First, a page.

Post by jhayden » Wed Jan 16, 2019 5:35 pm

Not to rain on a good parade, but:

“Datsun 2000: Great looks it doesn’t have – but who cares?” “With a robust single-overhead cam engine and a sinfully smooth five-speed transmission, we wouldn’t miss a chance at driving the Datsun 2000 if it looked like a peach crate.” Car and Driver, June 1968.

Shame that this road test couldn’t be included in the Brooklands Datsun Roadsters 1962-1971 compilation, b/c the C&D article is one of the best-written (and most entertaining) road tests of the era. Too, it was among the very first to corroborate the Datsun advertising which claimed an indicated 100 mph in third gear from a showroom stock SU-equipped U20.

Jon

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Re: It’s all about design...

Post by theunz » Wed Jan 16, 2019 6:28 pm

Funny, how our tastes can change over the years. When I first bought mine in 1972 I really liked the front view, but hated the rear. Now the rear is one of my favorite styling cues. The only thing that I think could be improved on is the transition of the rear fin where it blends in right behind the door. It's looks a little "frumpy" to me and I think a little smoother arc would look nicer.
__________

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Re: It’s all about design...

Post by spriso » Wed Jan 16, 2019 10:33 pm

I too struggle with which view I like best... lately, its been the rear. I just love the way the car has its flared quarter panels, and then gets narrower toward the back...

Image

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jhayden
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Re: It’s all about design...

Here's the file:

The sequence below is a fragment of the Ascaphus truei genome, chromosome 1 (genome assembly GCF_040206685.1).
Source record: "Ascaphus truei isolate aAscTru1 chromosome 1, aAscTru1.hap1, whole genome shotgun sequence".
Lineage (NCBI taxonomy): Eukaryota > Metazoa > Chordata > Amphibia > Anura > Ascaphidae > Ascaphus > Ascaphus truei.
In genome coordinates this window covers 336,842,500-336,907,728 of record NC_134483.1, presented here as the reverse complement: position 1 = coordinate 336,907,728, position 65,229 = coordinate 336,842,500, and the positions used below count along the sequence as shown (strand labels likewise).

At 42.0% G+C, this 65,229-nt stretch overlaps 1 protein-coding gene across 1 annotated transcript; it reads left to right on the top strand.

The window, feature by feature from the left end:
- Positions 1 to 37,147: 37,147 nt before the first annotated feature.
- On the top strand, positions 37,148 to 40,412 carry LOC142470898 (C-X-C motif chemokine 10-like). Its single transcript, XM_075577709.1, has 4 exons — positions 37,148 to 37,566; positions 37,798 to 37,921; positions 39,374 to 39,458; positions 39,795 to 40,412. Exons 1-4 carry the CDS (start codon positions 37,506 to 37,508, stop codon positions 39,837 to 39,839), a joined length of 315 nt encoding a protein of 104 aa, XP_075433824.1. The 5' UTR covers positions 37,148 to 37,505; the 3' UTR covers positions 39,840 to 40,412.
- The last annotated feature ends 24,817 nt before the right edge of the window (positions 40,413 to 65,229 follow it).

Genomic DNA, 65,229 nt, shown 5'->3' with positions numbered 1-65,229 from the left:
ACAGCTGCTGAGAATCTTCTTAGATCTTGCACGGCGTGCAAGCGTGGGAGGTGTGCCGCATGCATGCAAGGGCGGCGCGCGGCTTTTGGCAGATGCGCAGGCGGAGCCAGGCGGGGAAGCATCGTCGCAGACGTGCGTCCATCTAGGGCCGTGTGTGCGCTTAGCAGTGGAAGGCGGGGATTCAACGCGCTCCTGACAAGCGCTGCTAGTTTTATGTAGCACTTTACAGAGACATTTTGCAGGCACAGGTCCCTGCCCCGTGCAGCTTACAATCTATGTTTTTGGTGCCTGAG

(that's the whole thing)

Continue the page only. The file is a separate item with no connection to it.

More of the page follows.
Post by jhayden » Thu Jan 17, 2019 11:58 am

Maybe the most detailed analysis (with visual aids) of the 311 design features:

https://www.thetruthaboutcars.com/2013/ ... -fairlady/

Plenty of points therein for debate.

Jon

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Re: It’s all about design...

Post by Ralph » Fri Jan 18, 2019 1:00 am

I agree the designers didn't do this:
"The Datsun has been compared to and dismissed as a copy of the MGB. I think the confusion lies in the casual observer's impression both cars exude, namely a 60's definition of open air motoring and the common site of British 'verts. In fact, the Datsun was introduced before the MGB so claims of imitation are invalid."

Once I saw this one from late 50's ...
Spyder.jpg
it got me thinking the designers may have made a trip to Italy with their sketch books.
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redroadster68
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Re: It’s all about design...

Post by redroadster68 » Sat Jan 19, 2019 2:48 am

Can’t forget about that vertical radio. Timeless
datsun510 1971 past
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redroadster68
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Re: It’s all about design...

Post by redroadster68 » Sat Jan 19, 2019 2:54 am

Actually the lil clock in the center of the dash...that’s timeless. And what do a lot of high end cars now have in the center of the dash...an analog clock. And you can hear it tick . Just another small touch that adds to the overall uniqueness .
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bobd
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Re: It’s all about design...

Post by bobd » Sat Jan 19, 2019 6:40 am

I know my clock is timeless.....